SBA Senate allocates roughly $18,000 to law school student fund

Media Credit: File Photo by Anthony Peltier | Staff Photographer

The bill transfers all the remaining funds in the SBA’s account to the Student Assistance Fund, which will give money to students who need assistance with funding needs like emergency food and transportation.

The Student Bar Association Senate donated more than $18,000 to a need-based student fund in a bill unanimously passed Tuesday.

The bill transfers all the funds remaining in the SBA’s account for the current school year to the Student Assistance Fund, which will give money to students who need financial assistance for needs like emergency food and transportation. The senate also passed five joint resolutions to show appreciation for law school staff and nine resolutions confirming next year’s executive cabinet members.

SBA Sen. Cyrus Dutton, a third-year law student who co-sponsored the ad hoc authorization to fill the Student Assistance Fund, said he was careful to limit the SBA’s allocations to student organizations’ requests throughout the school year to ensure the senate could provide for student assistance. He said the senate’s finance committee had to sometimes deny requests, like the Law Revue’s request for additional funding for new lighting, so the SBA could maintain the funding to transfer more than $18,000.

“It’s incredible,” he said at the meeting. “I’m very proud of my committee and all the work they’ve done this year.”

The Student Association finance committee allocated $180,915 to the SBA throughout the academic year. The SBA allocates the funds to student organizations for events and ad hoc funding throughout the year.

SBA President Jordan Michel vetoed the Student Org Bylaw Reorganization Act for the third time, but the senate voted to override the veto without amending the act, adding the bill to the SBA bylaws. The bill will stop requiring new student organizations in the law school to appear before the senate as part of their creation process.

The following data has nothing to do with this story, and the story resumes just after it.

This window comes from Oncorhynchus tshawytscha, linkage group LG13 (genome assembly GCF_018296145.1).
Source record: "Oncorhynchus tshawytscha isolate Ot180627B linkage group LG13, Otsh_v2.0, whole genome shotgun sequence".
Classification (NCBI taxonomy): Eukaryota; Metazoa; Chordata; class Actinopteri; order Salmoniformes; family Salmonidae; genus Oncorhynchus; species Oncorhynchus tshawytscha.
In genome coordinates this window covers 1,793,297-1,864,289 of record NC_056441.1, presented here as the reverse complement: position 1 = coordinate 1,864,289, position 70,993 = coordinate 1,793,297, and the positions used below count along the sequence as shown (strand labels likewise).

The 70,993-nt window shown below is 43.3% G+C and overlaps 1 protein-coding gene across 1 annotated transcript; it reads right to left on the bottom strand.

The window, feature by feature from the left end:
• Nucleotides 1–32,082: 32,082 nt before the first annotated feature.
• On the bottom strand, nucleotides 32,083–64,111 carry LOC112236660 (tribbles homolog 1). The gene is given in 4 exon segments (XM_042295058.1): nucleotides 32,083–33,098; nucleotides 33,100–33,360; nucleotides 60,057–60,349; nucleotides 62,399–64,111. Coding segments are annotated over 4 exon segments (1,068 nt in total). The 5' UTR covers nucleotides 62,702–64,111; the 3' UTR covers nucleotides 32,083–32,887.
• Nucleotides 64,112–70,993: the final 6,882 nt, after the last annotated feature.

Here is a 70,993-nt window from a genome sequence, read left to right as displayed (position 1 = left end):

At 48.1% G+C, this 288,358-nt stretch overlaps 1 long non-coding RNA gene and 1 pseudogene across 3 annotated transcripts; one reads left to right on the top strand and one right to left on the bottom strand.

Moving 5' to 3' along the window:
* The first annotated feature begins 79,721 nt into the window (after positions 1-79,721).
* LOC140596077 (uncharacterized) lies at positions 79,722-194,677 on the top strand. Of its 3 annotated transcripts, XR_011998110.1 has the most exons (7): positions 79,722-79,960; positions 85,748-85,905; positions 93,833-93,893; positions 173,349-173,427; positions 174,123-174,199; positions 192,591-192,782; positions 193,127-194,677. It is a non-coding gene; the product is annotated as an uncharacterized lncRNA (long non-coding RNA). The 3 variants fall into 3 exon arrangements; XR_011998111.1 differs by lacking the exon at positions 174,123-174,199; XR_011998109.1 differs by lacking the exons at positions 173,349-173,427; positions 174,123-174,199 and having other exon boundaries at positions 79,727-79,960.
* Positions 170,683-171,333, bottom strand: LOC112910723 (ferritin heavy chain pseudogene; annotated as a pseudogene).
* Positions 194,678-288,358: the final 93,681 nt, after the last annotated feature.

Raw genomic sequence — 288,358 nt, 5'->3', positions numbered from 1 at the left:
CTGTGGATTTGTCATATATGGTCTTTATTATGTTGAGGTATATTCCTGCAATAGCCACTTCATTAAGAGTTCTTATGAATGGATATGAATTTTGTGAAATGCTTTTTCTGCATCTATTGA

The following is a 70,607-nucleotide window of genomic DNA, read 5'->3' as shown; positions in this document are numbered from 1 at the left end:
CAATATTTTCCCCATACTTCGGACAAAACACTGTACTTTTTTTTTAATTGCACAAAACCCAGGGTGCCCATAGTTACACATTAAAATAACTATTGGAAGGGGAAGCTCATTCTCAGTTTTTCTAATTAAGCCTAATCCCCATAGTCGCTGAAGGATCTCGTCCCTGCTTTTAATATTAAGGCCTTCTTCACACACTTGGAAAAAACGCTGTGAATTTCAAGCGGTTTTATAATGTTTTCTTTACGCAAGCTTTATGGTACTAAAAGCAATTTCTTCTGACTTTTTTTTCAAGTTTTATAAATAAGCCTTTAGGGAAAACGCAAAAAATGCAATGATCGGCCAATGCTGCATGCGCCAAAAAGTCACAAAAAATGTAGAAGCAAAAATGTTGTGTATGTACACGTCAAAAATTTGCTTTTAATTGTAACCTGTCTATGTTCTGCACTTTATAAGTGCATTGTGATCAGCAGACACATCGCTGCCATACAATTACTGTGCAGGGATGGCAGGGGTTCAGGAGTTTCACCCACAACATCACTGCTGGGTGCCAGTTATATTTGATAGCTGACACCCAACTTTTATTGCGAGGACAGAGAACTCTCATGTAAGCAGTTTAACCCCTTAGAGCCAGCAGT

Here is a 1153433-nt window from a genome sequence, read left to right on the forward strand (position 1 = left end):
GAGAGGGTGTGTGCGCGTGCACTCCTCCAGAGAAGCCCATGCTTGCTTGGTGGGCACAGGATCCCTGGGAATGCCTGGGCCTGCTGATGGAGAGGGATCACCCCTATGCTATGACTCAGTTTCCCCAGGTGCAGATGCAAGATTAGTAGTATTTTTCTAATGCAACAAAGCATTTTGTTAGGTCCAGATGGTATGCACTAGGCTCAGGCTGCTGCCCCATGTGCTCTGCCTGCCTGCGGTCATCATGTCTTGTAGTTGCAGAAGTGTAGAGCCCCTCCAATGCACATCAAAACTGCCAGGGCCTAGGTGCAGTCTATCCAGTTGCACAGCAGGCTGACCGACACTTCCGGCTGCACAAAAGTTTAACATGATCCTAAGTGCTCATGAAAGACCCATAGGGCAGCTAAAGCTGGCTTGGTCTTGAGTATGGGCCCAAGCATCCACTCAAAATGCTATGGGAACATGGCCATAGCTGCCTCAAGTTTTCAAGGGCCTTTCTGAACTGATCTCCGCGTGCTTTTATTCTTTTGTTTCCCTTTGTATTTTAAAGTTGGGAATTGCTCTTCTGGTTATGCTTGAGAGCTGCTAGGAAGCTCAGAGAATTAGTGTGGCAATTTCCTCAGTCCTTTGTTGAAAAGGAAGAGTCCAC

Michel said the finance or student organization and charter committees – which regularly interact with student organizations – should determine whether a student organization should appear before the senate in case of any necessary clarifications. He also said the legislation should include an appeals process for student organizations with alleged violations of processes like registration leading up to their creation.

The senate unanimously passed the Finance Modernization Act, which amends the SBA’s bylaws to clarify when the finance committee’s term starts and ends and streamline the process of submitting financial requests.

Senators unanimously approved the constitution for the Armenian Law Students Association. Harut Minasian, a third-year law student who delivered comments on behalf of the organization, pushed senators to vote for the approval because many Armenian students have historically attended the law school.

“We are descendants of genocide survivors, and especially in this city, in Washington D.C., the capital of the land of opportunity, I think it sends a particular message,” he said.

Michel said the law students graduating this spring will be the first in recent memory to not donate to the SBA’s endowed scholarship fund for incoming law students. He said he understood that students wanted to send a message to the University regarding concerns about its scholarship spending, but he questioned whether canceling the gift was the best way to protest.

“The school is going to do their fundraising regardless of whether or not we say we want to give money,” he said. “It’s not really like they’re going to not fundraise because some people say they’re not giving.”

The senate voted unanimously to confirm the vice presidents of finance, first-year students, student enrichment, programming and student affairs, the director of student advocacy and the chief judge of the SBA Supreme Court. SBA senators Sidney Blitman and Kendall Archer will serve as the new SBA chief of staff and the new vice president of first-year students, respectively.

The senate passed five joint resolutions of appreciation for the senate, the SBA executive branch, information specialist Bobby Walis, Jacob Burns Law Library staff and law school support staff.

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